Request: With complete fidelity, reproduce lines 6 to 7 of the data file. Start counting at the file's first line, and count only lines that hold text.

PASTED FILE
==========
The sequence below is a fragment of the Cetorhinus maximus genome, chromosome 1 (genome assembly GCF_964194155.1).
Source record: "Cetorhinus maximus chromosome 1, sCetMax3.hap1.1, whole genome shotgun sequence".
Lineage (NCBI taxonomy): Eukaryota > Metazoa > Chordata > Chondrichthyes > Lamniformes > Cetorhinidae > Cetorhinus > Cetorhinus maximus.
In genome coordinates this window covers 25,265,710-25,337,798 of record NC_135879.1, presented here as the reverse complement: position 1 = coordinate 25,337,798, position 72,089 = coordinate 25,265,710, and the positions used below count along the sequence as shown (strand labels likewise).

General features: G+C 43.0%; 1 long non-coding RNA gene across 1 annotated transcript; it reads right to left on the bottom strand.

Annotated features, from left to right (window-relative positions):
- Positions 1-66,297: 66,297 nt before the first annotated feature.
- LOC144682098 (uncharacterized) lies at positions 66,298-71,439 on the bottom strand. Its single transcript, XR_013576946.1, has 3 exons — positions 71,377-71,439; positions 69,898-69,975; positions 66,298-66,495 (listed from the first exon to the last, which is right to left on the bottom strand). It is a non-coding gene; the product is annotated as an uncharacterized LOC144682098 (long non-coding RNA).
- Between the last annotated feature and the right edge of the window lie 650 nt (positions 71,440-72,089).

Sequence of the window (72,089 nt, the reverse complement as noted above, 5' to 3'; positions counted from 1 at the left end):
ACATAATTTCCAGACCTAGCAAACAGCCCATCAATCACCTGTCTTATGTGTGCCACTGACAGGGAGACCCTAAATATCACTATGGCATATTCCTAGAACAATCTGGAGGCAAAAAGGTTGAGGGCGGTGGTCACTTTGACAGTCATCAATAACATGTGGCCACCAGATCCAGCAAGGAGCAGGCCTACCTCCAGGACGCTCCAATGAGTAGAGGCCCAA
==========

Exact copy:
Annotated features, from left to right (window-relative positions):
- Positions 1-66,297: 66,297 nt before the first annotated feature.